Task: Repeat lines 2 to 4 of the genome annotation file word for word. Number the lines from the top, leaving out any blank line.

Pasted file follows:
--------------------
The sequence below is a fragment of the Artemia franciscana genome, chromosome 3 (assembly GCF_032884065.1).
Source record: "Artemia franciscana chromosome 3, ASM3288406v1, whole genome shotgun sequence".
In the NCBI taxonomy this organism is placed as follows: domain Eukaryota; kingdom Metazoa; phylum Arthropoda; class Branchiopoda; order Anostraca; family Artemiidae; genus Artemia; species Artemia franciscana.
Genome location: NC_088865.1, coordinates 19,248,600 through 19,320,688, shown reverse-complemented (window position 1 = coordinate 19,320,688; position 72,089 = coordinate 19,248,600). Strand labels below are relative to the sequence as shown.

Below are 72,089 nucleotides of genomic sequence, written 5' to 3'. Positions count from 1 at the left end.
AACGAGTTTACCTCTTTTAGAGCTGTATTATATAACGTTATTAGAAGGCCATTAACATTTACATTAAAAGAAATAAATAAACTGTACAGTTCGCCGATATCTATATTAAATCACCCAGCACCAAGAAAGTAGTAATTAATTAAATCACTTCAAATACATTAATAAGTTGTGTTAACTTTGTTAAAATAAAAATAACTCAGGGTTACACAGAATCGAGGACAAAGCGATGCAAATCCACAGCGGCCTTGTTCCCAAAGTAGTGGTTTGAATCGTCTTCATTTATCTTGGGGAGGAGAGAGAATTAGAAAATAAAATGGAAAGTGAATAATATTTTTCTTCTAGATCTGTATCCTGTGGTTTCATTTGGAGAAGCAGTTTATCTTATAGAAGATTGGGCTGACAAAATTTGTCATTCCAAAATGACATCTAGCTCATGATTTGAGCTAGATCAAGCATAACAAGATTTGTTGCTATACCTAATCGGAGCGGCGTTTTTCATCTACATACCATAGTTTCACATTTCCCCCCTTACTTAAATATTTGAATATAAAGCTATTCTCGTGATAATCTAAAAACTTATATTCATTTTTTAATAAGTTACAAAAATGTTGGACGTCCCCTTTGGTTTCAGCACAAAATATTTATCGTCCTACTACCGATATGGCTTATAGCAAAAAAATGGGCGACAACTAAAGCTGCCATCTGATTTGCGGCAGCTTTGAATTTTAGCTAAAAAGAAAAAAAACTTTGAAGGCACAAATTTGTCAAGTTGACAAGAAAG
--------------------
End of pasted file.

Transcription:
Source record: "Artemia franciscana chromosome 3, ASM3288406v1, whole genome shotgun sequence".
In the NCBI taxonomy this organism is placed as follows: domain Eukaryota; kingdom Metazoa; phylum Arthropoda; class Branchiopoda; order Anostraca; family Artemiidae; genus Artemia; species Artemia franciscana.
Genome location: NC_088865.1, coordinates 19,248,600 through 19,320,688, shown reverse-complemented (window position 1 = coordinate 19,320,688; position 72,089 = coordinate 19,248,600). Strand labels below are relative to the sequence as shown.